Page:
About ISO 29119

The tester community do not like the upcoming ISO 29119 “standard”. Why is that?Stop ISO 29119 Another issue is that is this really a standard created according to the rules and guide lines from the ISO organization?

Here’s my very short list of reading before you make up your mind:

DevelopSense, Frequently-Asked Questions About the 29119 Controversy

Huib Schoots has a collection of resources here: ISO29119

If you do not agree on making ISO 29119 a testing standard then support the tester community against the standard by signing the Petition: Stop 29119

It is my opinion that I don’t need a standard for my work that tries to guide my way of thinking in the same way no matter what kind of product or project I working on. I believe that testing and preparation of testing activities should always be done with respect to the context in which it is performed. It is also my believes that a standard will only increase the costs of testing without adding more value to the end product.

Thoughts about Testing

This morning I saw this tweet from Michael Bolton

testing

My first thought was here is another bumber sticker statement from Michael. Usually I just read these statements and wonder how he can compress his knowledge and experience to so short statements. And does he  expect every reader fully understand them?

Well, I read it and went outside to remove the snow from my car. During this activity my thoughts fell back on Michaels statement and I tried to follow the track of thoughts.

“Testing cannot confirm that something WILL work or even that it DOES work; only that it CAN work”

In my company we use different test environments for different test phases (yes, we have a lot of “Factory” testing going on). We use a pre-production environment for our user acceptance test before deploying a release to production.

And almost every release deployed to production creates failure scenarios that the previous test phases did not find. Why?

One reason is that the test environments never will have the exact same configuration as production – mainly due to costs of licenses and hardware not to mention maintenance costs of test environments. But also configuration and interfaces can be significantly different.

Test data is another reason. It can be very difficult to create every bit of test data to match production – same goes for test configurations for that matter.

Testing is also about using your time on specific prioritized areas. As Michael often points out: “What is the problem?”. Maybe this focus on specific problems can take some of our focus away from secondary and low priority areas? And this will later create new problems.

Testers are very skilled (hopefully) and they can be very creative and eager to learn and play with the software under test. Yet sometimes obvious problem slips through to production. Can a tester become “blind” to problems during testing and not see what 1000 users later discover 10 minutes after release have gone in production?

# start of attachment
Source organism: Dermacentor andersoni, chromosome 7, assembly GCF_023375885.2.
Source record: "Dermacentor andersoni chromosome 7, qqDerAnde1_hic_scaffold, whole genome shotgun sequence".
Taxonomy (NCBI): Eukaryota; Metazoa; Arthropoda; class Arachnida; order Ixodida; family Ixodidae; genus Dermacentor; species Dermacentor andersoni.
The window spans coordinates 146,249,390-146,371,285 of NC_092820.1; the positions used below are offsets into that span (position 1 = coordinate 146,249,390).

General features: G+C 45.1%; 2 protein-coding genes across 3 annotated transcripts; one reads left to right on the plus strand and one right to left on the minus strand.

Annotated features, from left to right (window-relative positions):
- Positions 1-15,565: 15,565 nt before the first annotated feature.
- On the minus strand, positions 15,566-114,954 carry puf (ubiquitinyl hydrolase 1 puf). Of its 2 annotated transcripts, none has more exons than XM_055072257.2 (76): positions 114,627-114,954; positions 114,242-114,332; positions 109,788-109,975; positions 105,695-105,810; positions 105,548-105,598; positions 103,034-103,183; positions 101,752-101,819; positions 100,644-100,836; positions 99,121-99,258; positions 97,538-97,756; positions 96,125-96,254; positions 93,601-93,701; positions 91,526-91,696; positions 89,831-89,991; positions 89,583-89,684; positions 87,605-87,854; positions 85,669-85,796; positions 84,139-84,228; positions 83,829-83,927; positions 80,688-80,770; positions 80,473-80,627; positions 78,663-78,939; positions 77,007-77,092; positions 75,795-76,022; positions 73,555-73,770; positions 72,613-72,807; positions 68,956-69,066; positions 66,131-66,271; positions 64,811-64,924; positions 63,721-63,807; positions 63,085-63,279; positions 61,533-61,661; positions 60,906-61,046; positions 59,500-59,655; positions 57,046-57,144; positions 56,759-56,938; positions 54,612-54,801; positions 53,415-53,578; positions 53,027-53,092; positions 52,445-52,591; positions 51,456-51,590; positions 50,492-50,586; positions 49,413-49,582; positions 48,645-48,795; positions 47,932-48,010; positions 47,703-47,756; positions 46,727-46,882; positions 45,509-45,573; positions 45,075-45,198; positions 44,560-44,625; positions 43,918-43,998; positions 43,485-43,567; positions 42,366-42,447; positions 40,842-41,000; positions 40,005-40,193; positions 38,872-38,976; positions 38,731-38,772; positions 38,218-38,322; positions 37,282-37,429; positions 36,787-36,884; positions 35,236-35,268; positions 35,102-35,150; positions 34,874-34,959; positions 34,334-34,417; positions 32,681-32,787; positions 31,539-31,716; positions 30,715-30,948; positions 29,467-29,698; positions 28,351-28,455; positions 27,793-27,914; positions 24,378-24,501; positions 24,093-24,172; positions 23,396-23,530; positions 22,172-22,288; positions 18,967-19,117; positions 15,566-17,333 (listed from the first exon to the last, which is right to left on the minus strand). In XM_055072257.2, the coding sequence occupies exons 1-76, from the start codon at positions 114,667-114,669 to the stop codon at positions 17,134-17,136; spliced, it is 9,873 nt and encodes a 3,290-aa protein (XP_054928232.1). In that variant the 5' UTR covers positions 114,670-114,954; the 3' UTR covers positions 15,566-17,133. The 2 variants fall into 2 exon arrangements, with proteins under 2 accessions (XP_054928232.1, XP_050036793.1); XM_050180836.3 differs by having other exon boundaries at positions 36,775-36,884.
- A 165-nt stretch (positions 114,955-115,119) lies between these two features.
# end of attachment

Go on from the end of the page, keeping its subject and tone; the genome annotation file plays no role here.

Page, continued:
Michael statement contains a lot of truth (if I understand it correctly); When we perform test, it is done under certain conditions with certain test configurations with certain tester skills etc. and under these circumstances we, the testers, can conclude that the software CAN work.

I am not saying that every tester should have a tattoo with “Testing cannot confirm that something WILL work or even that it DOES work; only that it CAN work”

– but maybe every responsible CEO should have this Tattoo?

Test manager

Jeg har deltaget i et kursus i Test management, helt præcist ISTQB Advanced Test Manager og det blev afsluttet i går med en 3 timers eksamen.

Jeg kan ligeså godt afsløre med det samme, at jeg ikke aner om jeg har bestået endnu.

Selve eksamen var et opgavesæt på ca. 50 A4-sider med 65 opgaver der i alt kunne give 100 points, hvis man vel og mærket svarer rigtigt på alle spørgsmål. Det er en multi-choice eksamen (bestemt ikke en eksamensform jeg er tilhænger af) og der er i alt 3 timer til at komme gennem alle spørgsmålene.

Selve kurset op til eksamen, med Lisbeth som underviser, var rigtigt godt. Lisbeth har en meget lang erfaring indenfor området, hvilket gør det noget nemmere at komme i gang med pensum som er beskrevet i en noget kedelig og ujævn form i Syllabus (ISTQB Advanced Syllabus 2007 dk-version v1.0 – se hos dstb.dk).

Lisbeth formåede på meget inspirerende vis at holde os i gang på kurset med slides og gruppeopgaver. Dagene var lange og jeg fik desværre ikke mulighed for at lave lektier de 2-3 timer om aftenen efter hver kursusdag. Det vil vise sig senere når jeg har eksamensresultatat om det var en fejl(!)

Jeg synes selv jeg har fået et godt udbytte af kurset og jeg mener bestemt det er værd at have med i sin professionelle bagage, når man skal begå sig som testkoordinator/test manager i projekter med softwareudvikling. Jeg vil blot mene at man kommer nemmere gennem pensum og kurset, hvis man i forvejen har arbejdet med test i projekter i nogle år. Ellers bliver det måske for svært at bestå. Det er da også en forudsætning for deltagelse at man først har bestået ISTQB Softwaretest Foundation.

Planen for kurset lød:
Modul 1: 9. – 11. maj 2012
Modul 2: 6. – 8. juni 2012
Modul 3: 15. juni 2012 (repetition og eksamensforberedelse)
Eksamen: 18. juni 2012 kl. 10.00-13.00

Underviser: Lisbeth Hylke Thomsen
TestHuset.dk, Lautruphøj 1-3, 2750 Ballerup
Tlf 44 979 979
www.TestHuset.dk